Irish bonds react to Moody’s Investors Service upgrade

Irish bonds outperformed its eurozone peers in the first trading day after Moody’s Investors Service upgraded Ireland’s debt pile and delivered a better-than-expected scorecard on the country’s economic outlook.

Ryan McGrath, senior bond trader at Cantor Fitzgerald Ireland, said there was “surprise” that the tone of the upbeat report downplayed the potential risk to the Irish economy if the UK were to vote next month to exit the EU.

Moody’s is scheduled to announce its next sovereign rating decision on Ireland in September, and hopes will now be raised that the ratings firm will further upgrade Irish debt at that time, Mr McGrath said.

In absolute terms, the yield or the interest rate on Irish 10-year bond was trading yesterday at 81 basis points, little changed from Friday.

The spread nonetheless narrowed against the equivalent 10-year bond in France and Belgium, which were at 49 basis points and 54 basis points. 

Earlier this year, Irish bonds had traded as close as 12 basis points above French bonds.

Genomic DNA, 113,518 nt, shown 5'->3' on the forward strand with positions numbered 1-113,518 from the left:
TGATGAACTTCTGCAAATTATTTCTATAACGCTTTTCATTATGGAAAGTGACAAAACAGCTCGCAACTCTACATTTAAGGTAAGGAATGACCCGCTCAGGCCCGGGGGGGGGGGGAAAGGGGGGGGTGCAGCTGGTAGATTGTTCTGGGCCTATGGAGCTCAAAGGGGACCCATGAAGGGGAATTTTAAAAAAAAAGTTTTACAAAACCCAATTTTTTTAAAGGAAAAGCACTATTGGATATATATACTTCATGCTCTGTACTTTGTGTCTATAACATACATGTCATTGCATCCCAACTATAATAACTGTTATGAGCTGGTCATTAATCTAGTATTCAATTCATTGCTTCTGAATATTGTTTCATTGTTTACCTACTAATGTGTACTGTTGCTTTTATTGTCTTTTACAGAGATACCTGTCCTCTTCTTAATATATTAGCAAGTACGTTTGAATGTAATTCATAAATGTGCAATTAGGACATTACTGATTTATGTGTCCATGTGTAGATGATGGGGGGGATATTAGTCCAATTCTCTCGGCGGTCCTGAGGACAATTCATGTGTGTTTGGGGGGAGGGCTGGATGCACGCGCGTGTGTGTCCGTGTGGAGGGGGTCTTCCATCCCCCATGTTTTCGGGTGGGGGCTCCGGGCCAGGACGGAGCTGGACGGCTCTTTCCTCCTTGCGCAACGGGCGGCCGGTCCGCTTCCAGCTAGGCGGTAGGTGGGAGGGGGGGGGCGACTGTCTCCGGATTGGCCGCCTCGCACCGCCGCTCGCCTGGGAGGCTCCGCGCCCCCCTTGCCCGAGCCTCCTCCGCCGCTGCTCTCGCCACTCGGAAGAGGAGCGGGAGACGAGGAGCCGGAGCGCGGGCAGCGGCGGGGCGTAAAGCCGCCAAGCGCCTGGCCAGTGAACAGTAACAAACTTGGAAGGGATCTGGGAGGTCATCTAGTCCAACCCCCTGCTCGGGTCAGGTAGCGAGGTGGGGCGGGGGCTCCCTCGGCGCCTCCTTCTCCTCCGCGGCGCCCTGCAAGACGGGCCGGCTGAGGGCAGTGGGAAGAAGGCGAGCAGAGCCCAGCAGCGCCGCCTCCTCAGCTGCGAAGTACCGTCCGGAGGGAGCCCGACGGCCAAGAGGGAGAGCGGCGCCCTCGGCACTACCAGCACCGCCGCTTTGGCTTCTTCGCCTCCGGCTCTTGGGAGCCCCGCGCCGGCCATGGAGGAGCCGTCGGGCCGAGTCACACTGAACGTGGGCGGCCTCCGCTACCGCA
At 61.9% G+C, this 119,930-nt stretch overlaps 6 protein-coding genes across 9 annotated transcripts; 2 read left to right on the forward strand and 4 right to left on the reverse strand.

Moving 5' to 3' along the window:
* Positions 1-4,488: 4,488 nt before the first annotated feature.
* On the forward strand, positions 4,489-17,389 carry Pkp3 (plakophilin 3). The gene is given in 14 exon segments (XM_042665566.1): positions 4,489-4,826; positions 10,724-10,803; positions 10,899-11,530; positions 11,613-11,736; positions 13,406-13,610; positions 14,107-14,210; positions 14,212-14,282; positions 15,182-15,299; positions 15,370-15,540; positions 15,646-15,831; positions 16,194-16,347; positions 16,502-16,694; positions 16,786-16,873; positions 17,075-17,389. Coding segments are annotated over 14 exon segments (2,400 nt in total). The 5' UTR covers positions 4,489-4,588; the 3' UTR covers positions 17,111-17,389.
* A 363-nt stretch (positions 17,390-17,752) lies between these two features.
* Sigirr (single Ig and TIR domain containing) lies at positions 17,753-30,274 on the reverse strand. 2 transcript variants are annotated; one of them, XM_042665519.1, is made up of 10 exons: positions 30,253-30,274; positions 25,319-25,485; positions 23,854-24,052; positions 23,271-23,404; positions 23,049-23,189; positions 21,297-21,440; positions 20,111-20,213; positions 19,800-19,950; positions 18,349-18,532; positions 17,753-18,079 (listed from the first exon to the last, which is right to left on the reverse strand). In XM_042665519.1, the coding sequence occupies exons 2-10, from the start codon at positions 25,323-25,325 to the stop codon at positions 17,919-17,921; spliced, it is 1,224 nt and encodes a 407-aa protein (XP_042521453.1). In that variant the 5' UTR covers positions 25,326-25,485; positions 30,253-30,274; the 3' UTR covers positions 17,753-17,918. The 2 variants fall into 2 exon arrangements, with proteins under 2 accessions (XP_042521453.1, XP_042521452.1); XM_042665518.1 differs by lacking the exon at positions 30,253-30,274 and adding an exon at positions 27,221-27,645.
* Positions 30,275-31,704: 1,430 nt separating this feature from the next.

Mr McGrath said it believes that the Irish bond spread can tighten again following the weekend Moody’s updgrade to A3.

Moody’s, in its report, had downplayed the risks to the Irish economy if the UK were to vote for a Brexit on June 23, saying any shock would be “manageable”.

However, a leading investor has said that one of the asset classes most vulnerable to the shock of the UK potentially leaving the EU isn’t hearing the alarms.

Mike Riddell, the London-based money manager at Allianz Global Investor, said so-called peripheral eurozone government bonds are underpricing the risks of a Brexit.

Italian 10-year bond yields offered a premium of 136 basis points over similar-maturity German bunds yesterday. 

Should the UK vote to stay in the world’s largest trading bloc, the spread could narrow to 115 basis points.

However, if the UK were to leave, there is no limit to the potential widening.

Betting on declines in Italian bonds is the most obvious way to trade this risk, Mr Riddell said.

“If the UK voted to leave the EU, as the second largest economy in Europe, then that does not send a good signal for the future of project Europe,” said Mr Riddell.


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